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Parish History

    It was 1944.  A war raged in Europe and Asia. Young Americas were fighting and dying on foreign soil.  Catholics in the rural communities of North and East Brunswick trekked to their parish church in Milltown, Our Lady of Lourdes, to celebrate Mass and pray for peace.  Maybe it was for convenience or because of gas rationing, or maybe it was a sense of community in the neighborhoods of Patrick’s Corner and Maple Meade that prompted Marie Urban to request the establishment of a mission in that area.  Her request was granted through the good offices of then Bishop William Griffin.

    On Palm Sunday, Mass was celebrated in the home of Mr. & Mrs. Casimir Walus on Riva Avenue. A month later a small bungalow on Church Lane was rented and converted into a Chapel – The Chapel of Our Lady of Peace – as a tribute to those serving their country and in memory of those who lost their lives in the war.

    The bungalow was but temporary quarters.  This fledgling community set about finding property for a more permanent structure.  Then Mayor Fred Hermann of North Brunswick suggested a site on Route 130 that was being sold at a tax sale. The present property was purchase in that manner for $350.00.  With a campaign goal of $10,000, pews from a Baptist church, and altar rail from a Catholic church , a Protestant handmade altar, donated materials and much labor and sweat by the parishioners, a permanent Chapel slowly and lovingly took shape.  On Pentecost Sunday in May have 1947, the first Mass was offered by Father Charles LaCavera, the curate at Our Lady of Lourdes assigned to this mission.

Along U.S. Route 130, Back from the road apiece;
Stands the Little Mission Chapel of Our Lady of Peace.
It is Neither marble’d nor mural’d, Nor gothic in design;
But when you kneel and pray within Its not unlike a shrine.
(Excerpts from a poem by Parishioner Jerome F. Grattan.)

    This shrine served the spiritual needs of the people well over twenty years.  But more than that, it nurtured a community growing in numbers and growing apart from its mother parish in Milltown.  In 1951, for the first time, Our Lady of Peace celebrated its own First Communion with eight communicants.  And the following year, twenty three youths received the Holy Spirit in Confirmation, the first and only such ceremony to take place in the life of that Chapel.

    Yet even while the Chapel was being built, the people of Our Lady of Peace had a vision;

Oh, someday we’ll be a parish, And when that comes to be,
This “Cathedral on the Highway” Will be just history.
For in its place will stand a Church, Beautiful and large
And some fine priest the Bishop picks Will be the one in charge.
(Excerpts from a poem by Parishioner Jerome F. Grattan.)

    And that came to pass in the fall of 1969.  By then the six or seven families that formed the first congregation had grown to five hundred.  The population of North Brunswick had swelled from a sparsely settled community of 6,450 in 1950 to almost 17,000 residents.  Bishop George W. Ahr created the Parish of Our Lady of Peace and named Father Joseph Mizerak as its first pastor.  Father Mizerak and his new parishioners immediately set their sights on a church to replace the Shrine that could no longer serve their needs.  By early 1971, plans had been drafted for a church and all-purpose center and a fund raising campaign got underway.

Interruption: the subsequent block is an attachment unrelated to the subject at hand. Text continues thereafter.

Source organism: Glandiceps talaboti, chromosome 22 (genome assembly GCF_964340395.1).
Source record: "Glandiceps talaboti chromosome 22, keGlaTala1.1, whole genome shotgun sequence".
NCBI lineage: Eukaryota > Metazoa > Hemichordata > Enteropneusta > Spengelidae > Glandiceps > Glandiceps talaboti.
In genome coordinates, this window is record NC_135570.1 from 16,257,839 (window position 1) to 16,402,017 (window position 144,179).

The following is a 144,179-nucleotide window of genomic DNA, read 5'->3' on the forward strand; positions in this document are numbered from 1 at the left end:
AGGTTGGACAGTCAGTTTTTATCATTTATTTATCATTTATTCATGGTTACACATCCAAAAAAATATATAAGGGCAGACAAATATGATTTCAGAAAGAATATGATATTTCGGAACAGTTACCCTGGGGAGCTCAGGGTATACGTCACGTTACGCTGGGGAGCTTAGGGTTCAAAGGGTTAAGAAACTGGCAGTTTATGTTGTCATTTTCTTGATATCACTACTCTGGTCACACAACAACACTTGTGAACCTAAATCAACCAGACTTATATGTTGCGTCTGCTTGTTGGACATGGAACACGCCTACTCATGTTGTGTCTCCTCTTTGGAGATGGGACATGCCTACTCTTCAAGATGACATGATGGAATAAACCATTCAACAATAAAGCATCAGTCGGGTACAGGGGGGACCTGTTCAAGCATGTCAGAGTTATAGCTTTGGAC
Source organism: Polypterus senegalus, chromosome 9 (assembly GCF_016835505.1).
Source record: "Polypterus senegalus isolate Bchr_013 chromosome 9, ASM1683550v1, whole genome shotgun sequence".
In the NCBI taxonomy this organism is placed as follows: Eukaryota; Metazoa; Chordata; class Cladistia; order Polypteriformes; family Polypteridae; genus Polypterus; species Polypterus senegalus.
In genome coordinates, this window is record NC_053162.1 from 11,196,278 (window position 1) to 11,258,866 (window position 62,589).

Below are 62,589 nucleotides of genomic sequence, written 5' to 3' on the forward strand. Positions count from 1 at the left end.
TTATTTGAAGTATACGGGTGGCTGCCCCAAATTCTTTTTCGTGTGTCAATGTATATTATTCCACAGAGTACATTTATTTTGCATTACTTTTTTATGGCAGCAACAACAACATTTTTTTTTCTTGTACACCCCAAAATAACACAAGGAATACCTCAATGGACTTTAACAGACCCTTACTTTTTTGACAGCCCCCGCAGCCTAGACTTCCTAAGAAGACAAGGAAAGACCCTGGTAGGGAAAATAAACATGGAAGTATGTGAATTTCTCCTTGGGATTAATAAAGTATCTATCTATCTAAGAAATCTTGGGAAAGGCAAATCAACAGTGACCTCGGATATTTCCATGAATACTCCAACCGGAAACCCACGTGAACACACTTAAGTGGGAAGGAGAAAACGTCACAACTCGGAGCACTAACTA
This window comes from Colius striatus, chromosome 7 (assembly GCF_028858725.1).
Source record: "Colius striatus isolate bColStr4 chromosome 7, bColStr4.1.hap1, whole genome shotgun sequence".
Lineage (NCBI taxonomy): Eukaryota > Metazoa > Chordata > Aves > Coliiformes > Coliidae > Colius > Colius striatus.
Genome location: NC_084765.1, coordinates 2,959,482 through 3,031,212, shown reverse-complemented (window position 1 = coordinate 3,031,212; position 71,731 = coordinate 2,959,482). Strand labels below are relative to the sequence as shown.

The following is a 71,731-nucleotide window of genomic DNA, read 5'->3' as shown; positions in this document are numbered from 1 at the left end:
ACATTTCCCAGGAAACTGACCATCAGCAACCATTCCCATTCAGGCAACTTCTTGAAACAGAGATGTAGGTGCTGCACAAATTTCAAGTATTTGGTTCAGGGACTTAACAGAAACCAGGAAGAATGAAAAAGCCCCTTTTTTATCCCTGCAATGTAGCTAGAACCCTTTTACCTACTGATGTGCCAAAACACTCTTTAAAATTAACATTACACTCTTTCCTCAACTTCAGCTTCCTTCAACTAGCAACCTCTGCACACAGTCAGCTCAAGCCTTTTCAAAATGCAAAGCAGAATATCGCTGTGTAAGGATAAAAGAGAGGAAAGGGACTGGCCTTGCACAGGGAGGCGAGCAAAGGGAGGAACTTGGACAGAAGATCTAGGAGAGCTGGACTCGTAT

However, the dream of a church was to be denied the parishioners.  After assessing the final plans, the cost involved and the fiscal condition of the parish, the Bishop determined that the proposal was not feasible and approved the construction of a parish center only.  Ground was broken on March 11, 1973.  The first Mass was celebrated in the new structure on March 4, 1974. All that remained of the Little Mission Chapel was its one stained glass window and the statues of Our Lady and Saint Joseph which were enshrined in the new center. 
Nevertheless, the dreams and intense desires of the people of Our Lady of Peace for a church of worship have never died. These dreams and desire are stronger today than ever and the need for a church is even greater as we grow in the 1990’s.  Under the leadership of Father John Polyak, and with the help and support of his parishioners, our church soon became a reality.

    As the Our Lady of Peace Parish continued to grow and mature, we were continuously reminded of that long felt desire to have a real church to meet the spiritual needs of our parish community. 

    With permission from Bishop Hughes to explore the possibility of building a new church, Father John appointed a Parish Steering Committee and conducted a parish survey to ascertain feelings and opinions of our parishioners concerning the right time to proceed with a building campaign.  Ninety percent of the parishioners who responded agreed that we needed a new church now ..  a traditional church for weddings, baptisms and funerals ..  a special place for worship.

    Based on that clear mandate, the Parish Steering Committee proceeded with the development of plans to build a new church.  This committee, consisting of eleven members, acted in a consultative capacity to Father John in planning and implementing the church we have today!